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Spokane, Washington  Est. May 19, 1883
News >  Spokane

Besieged by fire again, Wellpinit residents welcome help

When a fast-moving wildfire disappeared behind a hill on the horizon, Vern Scherrer thought it had fizzled out in the Spokane River. When he saw it crown another hill, this one on his side of the river, he knew he was in trouble.

“I called the police department, and they said, ‘Get out of there!’ ” said the 83-year-old Korean War veteran, who lived alone in a trailer on the Spokane Indian Reservation. “So I set my horse loose and hollered at him, hoping he’d run off to find a mare over the hills. And instead I came back and he’s dead in that gulley.”

In addition to his prized stallion and his home, Scherrer lost his cat and dog, and several cars and trucks he said were worth $40,000. He lived off Social Security and didn’t have insurance, like many of those on the reservation northwest of Spokane.

But if there’s one thing keeping his spirits up, it’s the outpouring of support he has received from surrounding communities. Since his property was reduced to ash heaps on Monday, Scherrer has spent every night in the gymnasium at the Wellpinit School, where volunteers have been working tirelessly to connect residents with donated goods.

“They’ve been fantastic,” said Scherrer, who’s not a member of the Spokane Tribe.

The Cayuse Mountain fire spared the tiny town of Wellpinit, Washington, which serves as headquarters for the Spokane Indian Reservation. But it has burned more than 18,000 acres of forests and farmland in Lincoln and Stevens counties, and destroyed 13 homes on the reservation.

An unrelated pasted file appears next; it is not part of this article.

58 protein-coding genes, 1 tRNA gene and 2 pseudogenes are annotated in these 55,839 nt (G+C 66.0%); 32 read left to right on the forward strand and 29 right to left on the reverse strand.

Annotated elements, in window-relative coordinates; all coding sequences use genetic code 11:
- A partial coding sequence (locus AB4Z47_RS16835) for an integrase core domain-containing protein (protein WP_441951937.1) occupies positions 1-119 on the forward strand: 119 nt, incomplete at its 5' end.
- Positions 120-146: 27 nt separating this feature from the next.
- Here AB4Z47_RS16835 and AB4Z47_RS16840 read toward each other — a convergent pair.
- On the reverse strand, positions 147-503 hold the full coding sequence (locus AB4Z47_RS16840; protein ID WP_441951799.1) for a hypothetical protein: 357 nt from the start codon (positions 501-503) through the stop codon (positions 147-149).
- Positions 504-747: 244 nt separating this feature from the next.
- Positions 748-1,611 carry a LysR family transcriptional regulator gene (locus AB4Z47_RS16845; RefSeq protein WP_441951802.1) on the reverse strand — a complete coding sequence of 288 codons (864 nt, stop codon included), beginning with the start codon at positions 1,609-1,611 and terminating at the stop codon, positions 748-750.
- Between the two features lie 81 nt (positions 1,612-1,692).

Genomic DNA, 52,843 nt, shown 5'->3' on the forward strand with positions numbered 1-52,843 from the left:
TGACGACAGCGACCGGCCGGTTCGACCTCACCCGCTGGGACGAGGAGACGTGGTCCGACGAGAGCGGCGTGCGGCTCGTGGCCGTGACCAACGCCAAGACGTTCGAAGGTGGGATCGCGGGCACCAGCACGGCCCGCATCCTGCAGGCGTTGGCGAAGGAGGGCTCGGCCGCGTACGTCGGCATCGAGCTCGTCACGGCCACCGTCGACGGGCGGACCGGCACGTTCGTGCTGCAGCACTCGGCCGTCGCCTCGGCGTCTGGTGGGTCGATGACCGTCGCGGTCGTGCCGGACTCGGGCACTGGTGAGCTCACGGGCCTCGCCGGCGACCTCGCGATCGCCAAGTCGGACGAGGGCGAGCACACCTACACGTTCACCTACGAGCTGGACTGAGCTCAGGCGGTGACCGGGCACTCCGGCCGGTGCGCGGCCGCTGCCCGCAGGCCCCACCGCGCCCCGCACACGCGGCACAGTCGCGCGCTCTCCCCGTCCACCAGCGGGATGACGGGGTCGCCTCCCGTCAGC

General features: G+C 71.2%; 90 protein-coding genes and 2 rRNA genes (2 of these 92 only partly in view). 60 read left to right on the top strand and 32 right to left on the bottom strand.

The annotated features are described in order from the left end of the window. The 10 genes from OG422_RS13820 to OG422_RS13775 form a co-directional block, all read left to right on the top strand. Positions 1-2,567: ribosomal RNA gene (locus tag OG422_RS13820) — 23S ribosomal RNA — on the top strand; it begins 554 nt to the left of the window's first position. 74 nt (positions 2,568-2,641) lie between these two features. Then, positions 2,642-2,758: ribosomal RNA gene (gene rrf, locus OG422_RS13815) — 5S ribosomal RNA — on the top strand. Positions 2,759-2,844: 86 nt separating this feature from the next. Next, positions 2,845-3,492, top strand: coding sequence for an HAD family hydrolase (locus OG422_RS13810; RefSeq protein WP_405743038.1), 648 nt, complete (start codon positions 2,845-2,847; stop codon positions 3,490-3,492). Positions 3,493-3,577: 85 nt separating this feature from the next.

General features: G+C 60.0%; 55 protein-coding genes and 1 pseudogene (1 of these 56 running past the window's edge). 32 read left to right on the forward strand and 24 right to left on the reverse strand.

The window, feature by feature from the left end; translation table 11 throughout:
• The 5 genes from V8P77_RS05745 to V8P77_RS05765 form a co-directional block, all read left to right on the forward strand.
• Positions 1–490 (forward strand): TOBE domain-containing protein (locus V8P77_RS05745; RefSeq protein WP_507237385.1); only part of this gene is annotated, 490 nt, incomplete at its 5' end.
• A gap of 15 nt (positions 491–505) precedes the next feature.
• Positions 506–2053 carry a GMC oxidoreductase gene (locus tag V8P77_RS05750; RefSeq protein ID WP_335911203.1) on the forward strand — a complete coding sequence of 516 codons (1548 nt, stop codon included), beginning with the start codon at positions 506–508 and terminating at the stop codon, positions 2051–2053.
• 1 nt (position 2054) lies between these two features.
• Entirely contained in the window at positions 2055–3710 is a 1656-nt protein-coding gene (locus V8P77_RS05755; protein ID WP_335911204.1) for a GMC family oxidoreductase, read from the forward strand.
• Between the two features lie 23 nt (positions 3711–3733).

The resulting power outage caused food to spoil at the only grocery store in Wellpinit, and blew a pump in the town’s only well.

Avista Utilities wasn’t aware of the well problem until Thursday, said spokeswoman Debbie Simock. Wendy Wynecoop, who sits on the board of the Spokane Tribal Network, said a new pump is on the way.

“(Drinking) water was starting to be an issue,” said Scott Peone, who manages the tribe’s food assistance program. “But with all these donations, I don’t think we’re quite as worried anymore.”

The Cayuse Mountain fire comes a year after the much larger Carpenter Road fire torched parts of the reservation.

On Thursday, Diane Andrews and her family visited the Wellpinit store to pick up fresh produce and several cases of bottled water donated from the Kalispel Tribe.

Just up the road at the Wellpinit School, Angela Andrew helped her 7-year-old grandaughter, Cienna Abrahamson, choose a pink shirt from a stockpile of donated clothing.

“It’s made all the difference,” said Wynecoop, who also works at the school. Her aunt and uncle, who lived beside the river, were the first to lose their home in the fire.

“It just hit so fast,” she said. “I think everyone is still in shock from how fast that came through.”

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